I don’t know if Wrestlemania can be saved, but if it can be, it will be because the script will be re-written. It will only be re-written because Vince McMahon begins to sense what some of the fans are sensing: the story for this year’s Wrestlemania is really a meta-story. It’s that the Rock vs. Cena program is a lackluster main event destined to be overshadowed by a new breed of Superstars. Luckily for WWE, they occupy space in a unique medium that allows them to make adjustments and turn their weaknesses into strengths almost in real time. To be clear, I am talking about actual kayfabe acknowledgment that The Rock vs. Cena is a stale attraction and not really the main event of Wrestlemania — that fans are tired of it and want to see something new. If this is to be the case, the fans will be the ones who lead the charge. A lot is said on the internet that doesn’t manifest itself in live audiences, so we may be conflating a narrative that only appeals to a small subset of fans. But, for me, I look forward to finding out which direction the momentum is heading. To me, that’s the real compelling angle for this year’s “Road to Wrestlemania”.
Will casual fans be eager to consume the “Twice in a lifetime” match and the rumored Brock vs. Triple H rematch. Is that really enough for them? Or is frustration more widespread than anyone has yet acknowledged? Will they gravitate to the edgy programming surrounding The Shield and Swagger? Is “what’s cool” beginning to shift again?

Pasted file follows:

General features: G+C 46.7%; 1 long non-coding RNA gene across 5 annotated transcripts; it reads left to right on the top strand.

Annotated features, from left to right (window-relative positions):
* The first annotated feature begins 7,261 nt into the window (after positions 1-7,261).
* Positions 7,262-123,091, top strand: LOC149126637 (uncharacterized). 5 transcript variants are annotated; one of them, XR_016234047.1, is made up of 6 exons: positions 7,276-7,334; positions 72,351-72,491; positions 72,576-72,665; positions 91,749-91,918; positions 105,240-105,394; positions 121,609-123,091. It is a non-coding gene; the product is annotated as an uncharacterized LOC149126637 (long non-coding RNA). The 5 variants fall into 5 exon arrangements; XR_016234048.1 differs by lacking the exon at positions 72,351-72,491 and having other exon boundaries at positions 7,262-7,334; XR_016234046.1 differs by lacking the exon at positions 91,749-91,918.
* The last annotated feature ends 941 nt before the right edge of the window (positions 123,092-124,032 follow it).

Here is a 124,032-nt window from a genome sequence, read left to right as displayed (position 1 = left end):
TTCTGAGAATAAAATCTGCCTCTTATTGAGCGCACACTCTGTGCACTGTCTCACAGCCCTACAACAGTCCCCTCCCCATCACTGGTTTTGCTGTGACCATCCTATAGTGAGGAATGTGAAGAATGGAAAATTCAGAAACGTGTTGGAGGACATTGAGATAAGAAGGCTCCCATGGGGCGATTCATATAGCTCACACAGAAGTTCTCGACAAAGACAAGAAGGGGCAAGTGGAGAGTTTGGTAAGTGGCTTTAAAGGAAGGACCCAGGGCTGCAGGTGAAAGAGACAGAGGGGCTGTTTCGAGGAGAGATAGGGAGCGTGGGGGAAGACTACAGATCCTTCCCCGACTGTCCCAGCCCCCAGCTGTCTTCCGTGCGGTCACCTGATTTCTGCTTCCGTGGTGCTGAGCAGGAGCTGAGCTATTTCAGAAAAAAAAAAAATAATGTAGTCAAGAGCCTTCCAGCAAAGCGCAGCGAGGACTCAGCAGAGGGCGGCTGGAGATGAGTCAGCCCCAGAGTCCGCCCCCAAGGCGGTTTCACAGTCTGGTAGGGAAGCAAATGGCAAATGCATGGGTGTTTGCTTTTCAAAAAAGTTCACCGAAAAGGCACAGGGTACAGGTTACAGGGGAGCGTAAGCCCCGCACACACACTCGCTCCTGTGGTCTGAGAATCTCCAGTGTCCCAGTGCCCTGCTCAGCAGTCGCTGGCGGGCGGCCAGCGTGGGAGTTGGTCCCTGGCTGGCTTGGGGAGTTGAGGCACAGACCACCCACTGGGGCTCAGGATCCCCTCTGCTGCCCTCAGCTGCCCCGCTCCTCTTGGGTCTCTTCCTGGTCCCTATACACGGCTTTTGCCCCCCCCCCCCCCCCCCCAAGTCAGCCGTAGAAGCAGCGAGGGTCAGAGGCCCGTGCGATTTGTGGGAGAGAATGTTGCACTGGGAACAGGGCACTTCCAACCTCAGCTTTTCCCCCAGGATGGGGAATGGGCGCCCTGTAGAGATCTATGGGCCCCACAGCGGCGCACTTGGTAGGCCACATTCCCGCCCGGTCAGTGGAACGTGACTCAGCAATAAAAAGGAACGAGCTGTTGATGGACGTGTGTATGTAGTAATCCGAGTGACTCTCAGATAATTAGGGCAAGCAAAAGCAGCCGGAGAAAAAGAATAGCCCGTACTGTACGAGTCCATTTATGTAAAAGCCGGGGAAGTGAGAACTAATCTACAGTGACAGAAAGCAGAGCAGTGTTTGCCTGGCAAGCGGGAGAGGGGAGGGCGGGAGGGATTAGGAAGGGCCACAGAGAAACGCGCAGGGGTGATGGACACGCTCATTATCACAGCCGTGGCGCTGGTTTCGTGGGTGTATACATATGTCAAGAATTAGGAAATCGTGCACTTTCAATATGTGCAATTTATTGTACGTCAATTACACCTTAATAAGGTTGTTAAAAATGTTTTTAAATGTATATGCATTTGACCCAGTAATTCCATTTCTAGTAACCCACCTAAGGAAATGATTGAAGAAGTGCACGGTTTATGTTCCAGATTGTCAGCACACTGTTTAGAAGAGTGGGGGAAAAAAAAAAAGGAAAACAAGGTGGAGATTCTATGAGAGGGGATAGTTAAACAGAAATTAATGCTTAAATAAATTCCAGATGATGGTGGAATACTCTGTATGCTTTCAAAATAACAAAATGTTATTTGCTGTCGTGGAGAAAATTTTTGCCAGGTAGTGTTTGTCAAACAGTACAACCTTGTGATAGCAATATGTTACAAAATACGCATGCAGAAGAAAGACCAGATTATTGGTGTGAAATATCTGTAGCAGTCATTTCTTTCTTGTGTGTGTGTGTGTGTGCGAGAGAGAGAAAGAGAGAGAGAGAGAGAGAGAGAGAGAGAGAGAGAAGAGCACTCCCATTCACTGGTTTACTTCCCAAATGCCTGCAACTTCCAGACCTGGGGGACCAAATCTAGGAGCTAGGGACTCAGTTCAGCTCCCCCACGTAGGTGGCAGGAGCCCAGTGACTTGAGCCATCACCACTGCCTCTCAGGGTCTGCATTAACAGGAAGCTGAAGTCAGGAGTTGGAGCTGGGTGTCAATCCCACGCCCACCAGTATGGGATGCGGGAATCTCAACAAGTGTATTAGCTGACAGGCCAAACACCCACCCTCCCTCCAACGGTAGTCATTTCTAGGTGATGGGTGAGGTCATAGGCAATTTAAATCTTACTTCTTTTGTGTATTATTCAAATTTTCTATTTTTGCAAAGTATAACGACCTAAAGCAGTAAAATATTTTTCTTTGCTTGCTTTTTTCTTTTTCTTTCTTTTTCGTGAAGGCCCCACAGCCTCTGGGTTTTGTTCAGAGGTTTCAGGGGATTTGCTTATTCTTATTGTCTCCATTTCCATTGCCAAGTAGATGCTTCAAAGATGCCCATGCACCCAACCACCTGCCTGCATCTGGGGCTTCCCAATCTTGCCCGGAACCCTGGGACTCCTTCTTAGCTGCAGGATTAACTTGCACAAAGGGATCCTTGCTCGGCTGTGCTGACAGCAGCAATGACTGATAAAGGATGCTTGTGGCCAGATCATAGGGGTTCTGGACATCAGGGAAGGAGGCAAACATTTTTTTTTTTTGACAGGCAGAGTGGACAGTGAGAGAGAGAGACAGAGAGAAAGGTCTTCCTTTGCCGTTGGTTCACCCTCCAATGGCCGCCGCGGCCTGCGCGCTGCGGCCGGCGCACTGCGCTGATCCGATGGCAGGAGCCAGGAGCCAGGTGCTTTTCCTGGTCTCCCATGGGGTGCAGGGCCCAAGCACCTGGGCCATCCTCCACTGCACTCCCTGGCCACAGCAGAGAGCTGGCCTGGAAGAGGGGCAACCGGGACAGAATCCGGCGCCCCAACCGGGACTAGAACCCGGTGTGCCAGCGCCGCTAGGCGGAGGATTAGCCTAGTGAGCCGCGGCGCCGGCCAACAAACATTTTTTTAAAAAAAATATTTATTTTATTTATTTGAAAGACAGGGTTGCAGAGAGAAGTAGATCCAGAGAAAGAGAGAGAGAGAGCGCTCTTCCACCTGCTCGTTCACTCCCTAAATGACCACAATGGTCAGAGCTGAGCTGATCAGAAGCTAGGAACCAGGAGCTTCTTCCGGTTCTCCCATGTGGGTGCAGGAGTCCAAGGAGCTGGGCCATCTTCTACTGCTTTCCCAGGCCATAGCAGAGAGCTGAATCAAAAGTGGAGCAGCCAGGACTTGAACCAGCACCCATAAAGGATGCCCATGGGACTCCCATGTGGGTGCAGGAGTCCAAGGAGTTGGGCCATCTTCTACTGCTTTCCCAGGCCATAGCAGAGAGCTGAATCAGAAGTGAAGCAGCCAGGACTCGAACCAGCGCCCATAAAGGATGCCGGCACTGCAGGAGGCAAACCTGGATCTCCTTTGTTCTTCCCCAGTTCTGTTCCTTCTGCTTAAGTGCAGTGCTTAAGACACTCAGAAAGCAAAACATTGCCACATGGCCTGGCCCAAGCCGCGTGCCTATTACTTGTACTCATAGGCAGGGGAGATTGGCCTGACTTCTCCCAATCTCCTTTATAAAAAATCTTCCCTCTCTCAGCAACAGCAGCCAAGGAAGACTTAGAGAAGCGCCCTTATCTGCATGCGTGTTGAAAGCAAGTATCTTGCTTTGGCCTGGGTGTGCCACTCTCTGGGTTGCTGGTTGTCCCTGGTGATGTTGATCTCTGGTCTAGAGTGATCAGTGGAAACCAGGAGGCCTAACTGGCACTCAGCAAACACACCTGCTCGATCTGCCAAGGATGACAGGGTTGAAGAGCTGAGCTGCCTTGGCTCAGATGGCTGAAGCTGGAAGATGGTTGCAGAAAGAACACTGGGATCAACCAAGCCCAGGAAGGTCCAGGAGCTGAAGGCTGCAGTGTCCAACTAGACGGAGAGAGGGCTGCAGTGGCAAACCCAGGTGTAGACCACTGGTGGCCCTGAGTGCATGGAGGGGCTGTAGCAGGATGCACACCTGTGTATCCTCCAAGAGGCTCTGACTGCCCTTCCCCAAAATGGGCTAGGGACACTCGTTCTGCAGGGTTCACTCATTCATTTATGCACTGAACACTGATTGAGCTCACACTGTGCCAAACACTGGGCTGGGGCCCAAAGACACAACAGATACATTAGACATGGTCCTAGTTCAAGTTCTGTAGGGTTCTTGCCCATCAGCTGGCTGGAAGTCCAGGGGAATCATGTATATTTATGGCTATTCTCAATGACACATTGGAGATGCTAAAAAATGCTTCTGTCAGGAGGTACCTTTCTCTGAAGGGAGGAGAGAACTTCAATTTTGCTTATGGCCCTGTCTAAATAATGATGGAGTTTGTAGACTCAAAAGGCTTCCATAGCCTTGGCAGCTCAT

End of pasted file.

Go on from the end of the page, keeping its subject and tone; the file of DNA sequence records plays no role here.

Time will tell, but this is shaping up to be one of the most interesting journeys toward Wrestlemania I can remember and not for any reason the WWE scripted into their programming last March. No, it’s because of everything they didn’t script. I can easily see WM29 being one of the worst, most predictable Wrestlemanias in company history, but I can also see it being one of the most shocking, memorable events in company history.
Whatever the case, this year I’m not waiting to hear the sound of broken glass. I’m waiting to hear a sound I’ve never heard before — in some ways, that’s more exciting, even if I’m more likely to be disappointed.